By Helen King (Regular Contributor)
Tomorrow is a big day for me; finally, my latest book is published. It’s about the claim that there was a clear division in the history of Western Europe between two models of the body: ‘one-sex’ and ‘two-sex’. In the first model, men and women were seen as having exactly the same genital bits and pieces, but with men’s on the outside because they had the ‘heat’ to push them out. In this model, stories of a woman changing into a man later in her life made sense, because she had become ‘hot’ enough for her bits to come out. In the second model, men and women were completely different and there was no point trying to match up the bits in the way the first model encouraged: vagina = penis, womb = scrotum and so on. This picture of two models is most closely associated with the work of Thomas Laqueur, who dated the shift from one to the other to some time in the (long) eighteenth century, and associated it with other changes that created the ‘modern’ world.
Now, as the title suggests, I don’t find this model works for the historical periods with which I’m most familiar, the classical and the early modern. Instead, I’ve argued that back in 5th/4th c Greece, the Hippocratic texts saw women as very different from men; so different, that they needed their own branch of medicine. This suggests one of the reasons why it’s important to know what people believed about sex difference. If you think men and women are pretty well the same, but with a few extra bits or a few of the same bits in different places, then you may as well offer them broadly similar medical treatments. But if women are seen as fundamentally different, this difference extending to every part of their flesh all over their bodies, then that can be an argument for separate doctors and different treatments.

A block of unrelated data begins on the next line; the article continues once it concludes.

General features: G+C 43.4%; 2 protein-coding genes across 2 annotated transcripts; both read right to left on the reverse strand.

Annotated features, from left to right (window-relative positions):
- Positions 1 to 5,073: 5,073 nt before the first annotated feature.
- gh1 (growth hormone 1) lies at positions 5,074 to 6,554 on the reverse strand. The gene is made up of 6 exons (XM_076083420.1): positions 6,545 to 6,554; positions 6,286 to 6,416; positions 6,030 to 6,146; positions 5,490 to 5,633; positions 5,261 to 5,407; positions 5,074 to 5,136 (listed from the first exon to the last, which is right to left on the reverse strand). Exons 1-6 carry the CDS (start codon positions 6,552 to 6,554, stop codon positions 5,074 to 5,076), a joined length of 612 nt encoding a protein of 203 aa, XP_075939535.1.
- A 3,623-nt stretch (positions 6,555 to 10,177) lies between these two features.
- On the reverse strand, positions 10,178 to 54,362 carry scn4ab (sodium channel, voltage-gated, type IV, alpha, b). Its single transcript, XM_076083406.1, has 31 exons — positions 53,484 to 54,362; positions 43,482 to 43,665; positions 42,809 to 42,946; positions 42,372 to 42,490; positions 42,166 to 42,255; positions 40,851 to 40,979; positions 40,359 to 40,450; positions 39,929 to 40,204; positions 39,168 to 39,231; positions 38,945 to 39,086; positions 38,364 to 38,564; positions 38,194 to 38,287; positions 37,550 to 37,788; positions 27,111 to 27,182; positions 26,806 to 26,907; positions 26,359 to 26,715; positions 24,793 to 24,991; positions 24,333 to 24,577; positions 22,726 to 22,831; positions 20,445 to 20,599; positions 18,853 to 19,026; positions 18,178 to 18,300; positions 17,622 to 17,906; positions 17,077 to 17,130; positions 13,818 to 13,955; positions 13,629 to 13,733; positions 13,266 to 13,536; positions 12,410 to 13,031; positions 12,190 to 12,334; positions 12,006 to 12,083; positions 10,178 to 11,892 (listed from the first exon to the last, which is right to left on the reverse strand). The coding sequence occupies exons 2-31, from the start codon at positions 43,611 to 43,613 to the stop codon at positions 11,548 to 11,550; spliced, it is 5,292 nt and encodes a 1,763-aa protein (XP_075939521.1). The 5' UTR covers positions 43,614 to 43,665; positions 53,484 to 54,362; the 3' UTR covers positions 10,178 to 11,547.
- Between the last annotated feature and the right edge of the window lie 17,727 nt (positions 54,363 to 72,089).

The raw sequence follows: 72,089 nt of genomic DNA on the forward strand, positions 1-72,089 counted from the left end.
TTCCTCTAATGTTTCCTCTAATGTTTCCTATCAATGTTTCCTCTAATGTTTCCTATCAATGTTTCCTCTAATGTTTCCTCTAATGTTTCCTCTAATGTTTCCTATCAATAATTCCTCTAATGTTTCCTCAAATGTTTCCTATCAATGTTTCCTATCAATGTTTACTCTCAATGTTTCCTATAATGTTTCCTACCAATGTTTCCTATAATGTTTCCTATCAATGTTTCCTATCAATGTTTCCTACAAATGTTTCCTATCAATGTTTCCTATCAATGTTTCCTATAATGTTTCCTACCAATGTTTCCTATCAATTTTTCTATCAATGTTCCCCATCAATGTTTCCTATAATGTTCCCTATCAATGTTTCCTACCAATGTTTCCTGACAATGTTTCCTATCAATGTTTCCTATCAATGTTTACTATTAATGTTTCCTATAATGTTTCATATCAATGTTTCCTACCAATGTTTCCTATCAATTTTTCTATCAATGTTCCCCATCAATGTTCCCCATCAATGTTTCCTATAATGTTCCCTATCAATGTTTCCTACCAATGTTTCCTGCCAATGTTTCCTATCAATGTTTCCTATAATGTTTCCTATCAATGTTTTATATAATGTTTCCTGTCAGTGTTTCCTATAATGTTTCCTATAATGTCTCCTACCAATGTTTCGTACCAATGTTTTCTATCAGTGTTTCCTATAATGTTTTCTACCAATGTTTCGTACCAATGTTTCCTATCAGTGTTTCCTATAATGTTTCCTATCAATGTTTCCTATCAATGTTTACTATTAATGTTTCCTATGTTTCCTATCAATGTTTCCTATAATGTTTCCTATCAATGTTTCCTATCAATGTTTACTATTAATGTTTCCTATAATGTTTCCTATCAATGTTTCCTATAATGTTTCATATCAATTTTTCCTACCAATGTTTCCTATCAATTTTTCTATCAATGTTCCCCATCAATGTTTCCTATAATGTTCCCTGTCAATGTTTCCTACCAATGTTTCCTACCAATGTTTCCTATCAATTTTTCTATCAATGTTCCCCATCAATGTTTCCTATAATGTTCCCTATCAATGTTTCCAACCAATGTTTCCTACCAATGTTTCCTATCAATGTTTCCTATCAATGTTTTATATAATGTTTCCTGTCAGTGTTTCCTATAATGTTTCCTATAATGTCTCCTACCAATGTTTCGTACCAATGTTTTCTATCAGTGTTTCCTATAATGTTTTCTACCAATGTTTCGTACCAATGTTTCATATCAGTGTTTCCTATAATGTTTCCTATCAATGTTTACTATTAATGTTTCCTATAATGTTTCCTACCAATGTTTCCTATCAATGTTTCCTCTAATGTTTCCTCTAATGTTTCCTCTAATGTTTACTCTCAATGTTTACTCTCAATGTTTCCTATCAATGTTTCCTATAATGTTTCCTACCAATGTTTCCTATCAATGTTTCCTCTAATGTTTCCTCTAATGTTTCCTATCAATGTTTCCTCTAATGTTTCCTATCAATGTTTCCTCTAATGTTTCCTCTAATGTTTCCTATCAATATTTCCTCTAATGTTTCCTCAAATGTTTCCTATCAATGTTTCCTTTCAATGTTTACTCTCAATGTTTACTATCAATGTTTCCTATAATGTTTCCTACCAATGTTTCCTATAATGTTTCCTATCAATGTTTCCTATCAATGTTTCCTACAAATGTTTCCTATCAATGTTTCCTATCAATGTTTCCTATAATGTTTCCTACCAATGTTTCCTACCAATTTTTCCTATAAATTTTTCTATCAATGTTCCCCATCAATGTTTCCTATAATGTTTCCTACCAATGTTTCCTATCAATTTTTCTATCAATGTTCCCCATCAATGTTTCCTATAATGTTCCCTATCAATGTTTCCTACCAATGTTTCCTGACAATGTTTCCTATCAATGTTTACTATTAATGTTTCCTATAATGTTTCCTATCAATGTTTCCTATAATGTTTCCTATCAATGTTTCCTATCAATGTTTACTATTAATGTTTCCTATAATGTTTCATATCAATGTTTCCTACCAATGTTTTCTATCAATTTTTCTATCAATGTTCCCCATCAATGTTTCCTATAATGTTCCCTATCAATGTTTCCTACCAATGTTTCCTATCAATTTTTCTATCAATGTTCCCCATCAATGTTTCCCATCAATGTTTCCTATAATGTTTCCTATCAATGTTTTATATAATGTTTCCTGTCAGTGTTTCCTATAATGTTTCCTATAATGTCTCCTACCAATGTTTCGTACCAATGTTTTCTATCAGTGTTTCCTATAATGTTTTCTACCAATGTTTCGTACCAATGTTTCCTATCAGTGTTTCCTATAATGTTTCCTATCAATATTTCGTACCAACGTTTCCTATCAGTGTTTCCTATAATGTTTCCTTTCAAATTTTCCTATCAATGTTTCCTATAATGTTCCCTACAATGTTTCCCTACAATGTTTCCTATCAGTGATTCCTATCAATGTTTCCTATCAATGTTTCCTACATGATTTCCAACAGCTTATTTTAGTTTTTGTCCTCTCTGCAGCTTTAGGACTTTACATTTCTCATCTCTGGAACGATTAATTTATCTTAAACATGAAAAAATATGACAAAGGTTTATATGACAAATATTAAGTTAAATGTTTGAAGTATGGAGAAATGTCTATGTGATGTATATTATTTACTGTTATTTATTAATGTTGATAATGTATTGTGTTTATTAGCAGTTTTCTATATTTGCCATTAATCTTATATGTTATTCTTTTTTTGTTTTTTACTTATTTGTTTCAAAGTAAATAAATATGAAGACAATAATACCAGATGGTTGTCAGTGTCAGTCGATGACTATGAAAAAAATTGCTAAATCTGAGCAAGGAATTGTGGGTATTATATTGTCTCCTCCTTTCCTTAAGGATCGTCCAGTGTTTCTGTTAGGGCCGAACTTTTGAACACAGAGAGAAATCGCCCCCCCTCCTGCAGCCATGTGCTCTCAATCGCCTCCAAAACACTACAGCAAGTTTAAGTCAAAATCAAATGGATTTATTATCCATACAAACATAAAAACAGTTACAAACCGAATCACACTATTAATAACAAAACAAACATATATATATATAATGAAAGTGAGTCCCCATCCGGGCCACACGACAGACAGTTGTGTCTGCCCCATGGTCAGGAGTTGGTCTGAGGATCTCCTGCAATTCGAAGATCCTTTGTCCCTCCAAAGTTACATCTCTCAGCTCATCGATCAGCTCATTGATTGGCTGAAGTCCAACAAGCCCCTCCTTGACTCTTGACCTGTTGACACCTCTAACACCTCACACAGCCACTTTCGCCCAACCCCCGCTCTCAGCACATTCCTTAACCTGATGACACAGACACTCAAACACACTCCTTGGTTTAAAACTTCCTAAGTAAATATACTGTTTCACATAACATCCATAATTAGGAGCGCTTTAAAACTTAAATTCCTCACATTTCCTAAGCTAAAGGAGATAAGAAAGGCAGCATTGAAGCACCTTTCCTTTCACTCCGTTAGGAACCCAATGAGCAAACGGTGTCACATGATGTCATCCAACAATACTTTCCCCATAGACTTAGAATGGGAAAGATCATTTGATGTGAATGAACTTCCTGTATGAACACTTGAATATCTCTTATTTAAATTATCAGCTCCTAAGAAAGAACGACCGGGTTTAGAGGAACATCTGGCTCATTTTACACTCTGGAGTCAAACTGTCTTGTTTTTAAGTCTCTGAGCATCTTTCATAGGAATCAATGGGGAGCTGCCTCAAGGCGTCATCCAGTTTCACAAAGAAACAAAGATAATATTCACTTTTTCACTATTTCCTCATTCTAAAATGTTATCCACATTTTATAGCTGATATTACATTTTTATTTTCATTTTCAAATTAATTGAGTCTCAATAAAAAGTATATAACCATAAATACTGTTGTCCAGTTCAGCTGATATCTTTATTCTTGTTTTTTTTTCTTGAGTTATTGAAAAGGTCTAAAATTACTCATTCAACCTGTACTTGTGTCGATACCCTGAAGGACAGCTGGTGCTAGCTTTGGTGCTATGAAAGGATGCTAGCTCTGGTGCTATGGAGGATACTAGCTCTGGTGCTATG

So how did I come to write this book? In a previous job, I realised that Laqueur’s book was the only one in our university library that seemed to be falling apart. Clearly a lot of courses had it as set reading. But the argument made little sense for any of the primary sources I was reading. So in 2005 I wrote an article, but realised there was a book lurking in there somewhere. A few more years down the line, I started working on a Hippocratic case history – Phaethousa, who grew a beard when her husband left her. She didn’t become a man – instead, she died. Was this a one-sex or a two-sex story? Did it suggest movement between the sexes, or total difference? Or – moment of breakthrough – did it suggest that things were a lot more complicated than the ‘one-sex to two-sex in the eighteenth century’ model envisaged?
So I wrote the first draft of a book, and sent it to the editor of a suitable series in which to publish it. He liked it, but decided there was a different book lurking inside that original draft – a book which engaged directly with the Laqueur model and its continued popularity. Hence the choice of title: ‘trial’ and ‘evidence’. So, a total rewrite was needed, and it did indeed become a very different book. And now it gets released to the world. Unlike Laqueur, I’m not offering an attractively simple model of change from weird and old, to sensible and new. But the debate I’m describing still applies to medicine today; just how different are men and women, and where does that difference reside in their bodies?
More on my book, including some sample content, on http://www.ashgate.com/isbn/9781409463351
A pre-print draft of the 2005 article, ‘The mathematics of sex’, is on http://oro.open.ac.uk/28098/1/Mathematics_of_Sex.pdf